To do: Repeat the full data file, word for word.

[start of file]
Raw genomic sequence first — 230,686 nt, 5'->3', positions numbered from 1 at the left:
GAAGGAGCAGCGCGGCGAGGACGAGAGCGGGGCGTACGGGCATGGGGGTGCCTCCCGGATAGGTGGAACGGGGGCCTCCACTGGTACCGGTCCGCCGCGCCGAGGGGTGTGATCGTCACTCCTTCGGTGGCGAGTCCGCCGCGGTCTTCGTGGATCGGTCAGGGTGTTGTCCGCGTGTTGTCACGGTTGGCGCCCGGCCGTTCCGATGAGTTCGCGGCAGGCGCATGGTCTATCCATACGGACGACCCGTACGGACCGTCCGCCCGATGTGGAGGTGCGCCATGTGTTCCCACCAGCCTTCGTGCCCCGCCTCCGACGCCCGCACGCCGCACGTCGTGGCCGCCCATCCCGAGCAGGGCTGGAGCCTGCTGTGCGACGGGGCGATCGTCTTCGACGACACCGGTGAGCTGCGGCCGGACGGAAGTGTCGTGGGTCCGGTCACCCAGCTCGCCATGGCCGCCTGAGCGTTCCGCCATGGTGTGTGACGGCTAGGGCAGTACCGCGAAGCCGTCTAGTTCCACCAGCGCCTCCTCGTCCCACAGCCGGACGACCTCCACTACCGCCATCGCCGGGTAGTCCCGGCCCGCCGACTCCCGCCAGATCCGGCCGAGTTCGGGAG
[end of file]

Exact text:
Raw genomic sequence first — 230,686 nt, 5'->3', positions numbered from 1 at the left:
GAAGGAGCAGCGCGGCGAGGACGAGAGCGGGGCGTACGGGCATGGGGGTGCCTCCCGGATAGGTGGAACGGGGGCCTCCACTGGTACCGGTCCGCCGCGCCGAGGGGTGTGATCGTCACTCCTTCGGTGGCGAGTCCGCCGCGGTCTTCGTGGATCGGTCAGGGTGTTGTCCGCGTGTTGTCACGGTTGGCGCCCGGCCGTTCCGATGAGTTCGCGGCAGGCGCATGGTCTATCCATACGGACGACCCGTACGGACCGTCCGCCCGATGTGGAGGTGCGCCATGTGTTCCCACCAGCCTTCGTGCCCCGCCTCCGACGCCCGCACGCCGCACGTCGTGGCCGCCCATCCCGAGCAGGGCTGGAGCCTGCTGTGCGACGGGGCGATCGTCTTCGACGACACCGGTGAGCTGCGGCCGGACGGAAGTGTCGTGGGTCCGGTCACCCAGCTCGCCATGGCCGCCTGAGCGTTCCGCCATGGTGTGTGACGGCTAGGGCAGTACCGCGAAGCCGTCTAGTTCCACCAGCGCCTCCTCGTCCCACAGCCGGACGACCTCCACTACCGCCATCGCCGGGTAGTCCCGGCCCGCCGACTCCCGCCAGATCCGGCCGAGTTCGGGAG